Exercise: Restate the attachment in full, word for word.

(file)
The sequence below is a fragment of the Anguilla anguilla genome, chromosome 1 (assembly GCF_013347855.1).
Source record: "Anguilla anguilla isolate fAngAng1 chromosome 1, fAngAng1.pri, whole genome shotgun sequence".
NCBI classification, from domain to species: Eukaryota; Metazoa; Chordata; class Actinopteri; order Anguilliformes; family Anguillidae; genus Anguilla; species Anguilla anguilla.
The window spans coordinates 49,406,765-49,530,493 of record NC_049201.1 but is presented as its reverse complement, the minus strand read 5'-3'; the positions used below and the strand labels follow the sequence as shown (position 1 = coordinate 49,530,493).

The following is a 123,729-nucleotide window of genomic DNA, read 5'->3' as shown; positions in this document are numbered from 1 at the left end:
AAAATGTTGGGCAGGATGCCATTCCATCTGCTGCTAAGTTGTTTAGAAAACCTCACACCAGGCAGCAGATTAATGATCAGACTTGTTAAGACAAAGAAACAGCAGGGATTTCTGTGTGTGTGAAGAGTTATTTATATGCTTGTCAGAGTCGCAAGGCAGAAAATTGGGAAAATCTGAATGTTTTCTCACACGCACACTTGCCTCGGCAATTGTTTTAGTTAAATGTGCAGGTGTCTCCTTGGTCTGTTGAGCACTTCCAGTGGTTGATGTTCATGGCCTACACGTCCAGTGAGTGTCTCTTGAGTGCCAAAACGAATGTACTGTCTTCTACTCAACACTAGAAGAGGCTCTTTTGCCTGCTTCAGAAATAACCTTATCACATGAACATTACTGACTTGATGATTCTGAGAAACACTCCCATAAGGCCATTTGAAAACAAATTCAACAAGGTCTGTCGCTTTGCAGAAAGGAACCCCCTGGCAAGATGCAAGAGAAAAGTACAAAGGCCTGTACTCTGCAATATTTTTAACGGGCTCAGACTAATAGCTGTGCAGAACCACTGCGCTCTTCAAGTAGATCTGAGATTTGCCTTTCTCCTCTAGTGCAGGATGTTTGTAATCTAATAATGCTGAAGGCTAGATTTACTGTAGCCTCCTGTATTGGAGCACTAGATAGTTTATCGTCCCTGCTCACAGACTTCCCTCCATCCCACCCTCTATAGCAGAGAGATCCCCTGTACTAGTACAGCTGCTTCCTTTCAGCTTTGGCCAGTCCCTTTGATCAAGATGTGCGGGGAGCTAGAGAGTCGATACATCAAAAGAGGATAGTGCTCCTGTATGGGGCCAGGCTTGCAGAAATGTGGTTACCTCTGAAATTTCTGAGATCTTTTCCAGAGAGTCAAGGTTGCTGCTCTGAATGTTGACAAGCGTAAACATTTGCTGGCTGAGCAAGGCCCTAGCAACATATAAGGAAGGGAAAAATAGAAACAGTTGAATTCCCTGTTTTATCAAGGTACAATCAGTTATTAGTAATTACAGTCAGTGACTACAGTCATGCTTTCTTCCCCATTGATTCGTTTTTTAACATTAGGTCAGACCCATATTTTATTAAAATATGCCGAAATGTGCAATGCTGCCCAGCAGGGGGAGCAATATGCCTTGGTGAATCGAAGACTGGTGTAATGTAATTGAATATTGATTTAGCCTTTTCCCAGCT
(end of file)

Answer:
The sequence below is a fragment of the Anguilla anguilla genome, chromosome 1 (assembly GCF_013347855.1).
Source record: "Anguilla anguilla isolate fAngAng1 chromosome 1, fAngAng1.pri, whole genome shotgun sequence".
NCBI classification, from domain to species: Eukaryota; Metazoa; Chordata; class Actinopteri; order Anguilliformes; family Anguillidae; genus Anguilla; species Anguilla anguilla.
The window spans coordinates 49,406,765-49,530,493 of record NC_049201.1 but is presented as its reverse complement, the minus strand read 5'-3'; the positions used below and the strand labels follow the sequence as shown (position 1 = coordinate 49,530,493).

The following is a 123,729-nucleotide window of genomic DNA, read 5'->3' as shown; positions in this document are numbered from 1 at the left end:
AAAATGTTGGGCAGGATGCCATTCCATCTGCTGCTAAGTTGTTTAGAAAACCTCACACCAGGCAGCAGATTAATGATCAGACTTGTTAAGACAAAGAAACAGCAGGGATTTCTGTGTGTGTGAAGAGTTATTTATATGCTTGTCAGAGTCGCAAGGCAGAAAATTGGGAAAATCTGAATGTTTTCTCACACGCACACTTGCCTCGGCAATTGTTTTAGTTAAATGTGCAGGTGTCTCCTTGGTCTGTTGAGCACTTCCAGTGGTTGATGTTCATGGCCTACACGTCCAGTGAGTGTCTCTTGAGTGCCAAAACGAATGTACTGTCTTCTACTCAACACTAGAAGAGGCTCTTTTGCCTGCTTCAGAAATAACCTTATCACATGAACATTACTGACTTGATGATTCTGAGAAACACTCCCATAAGGCCATTTGAAAACAAATTCAACAAGGTCTGTCGCTTTGCAGAAAGGAACCCCCTGGCAAGATGCAAGAGAAAAGTACAAAGGCCTGTACTCTGCAATATTTTTAACGGGCTCAGACTAATAGCTGTGCAGAACCACTGCGCTCTTCAAGTAGATCTGAGATTTGCCTTTCTCCTCTAGTGCAGGATGTTTGTAATCTAATAATGCTGAAGGCTAGATTTACTGTAGCCTCCTGTATTGGAGCACTAGATAGTTTATCGTCCCTGCTCACAGACTTCCCTCCATCCCACCCTCTATAGCAGAGAGATCCCCTGTACTAGTACAGCTGCTTCCTTTCAGCTTTGGCCAGTCCCTTTGATCAAGATGTGCGGGGAGCTAGAGAGTCGATACATCAAAAGAGGATAGTGCTCCTGTATGGGGCCAGGCTTGCAGAAATGTGGTTACCTCTGAAATTTCTGAGATCTTTTCCAGAGAGTCAAGGTTGCTGCTCTGAATGTTGACAAGCGTAAACATTTGCTGGCTGAGCAAGGCCCTAGCAACATATAAGGAAGGGAAAAATAGAAACAGTTGAATTCCCTGTTTTATCAAGGTACAATCAGTTATTAGTAATTACAGTCAGTGACTACAGTCATGCTTTCTTCCCCATTGATTCGTTTTTTAACATTAGGTCAGACCCATATTTTATTAAAATATGCCGAAATGTGCAATGCTGCCCAGCAGGGGGAGCAATATGCCTTGGTGAATCGAAGACTGGTGTAATGTAATTGAATATTGATTTAGCCTTTTCCCAGCT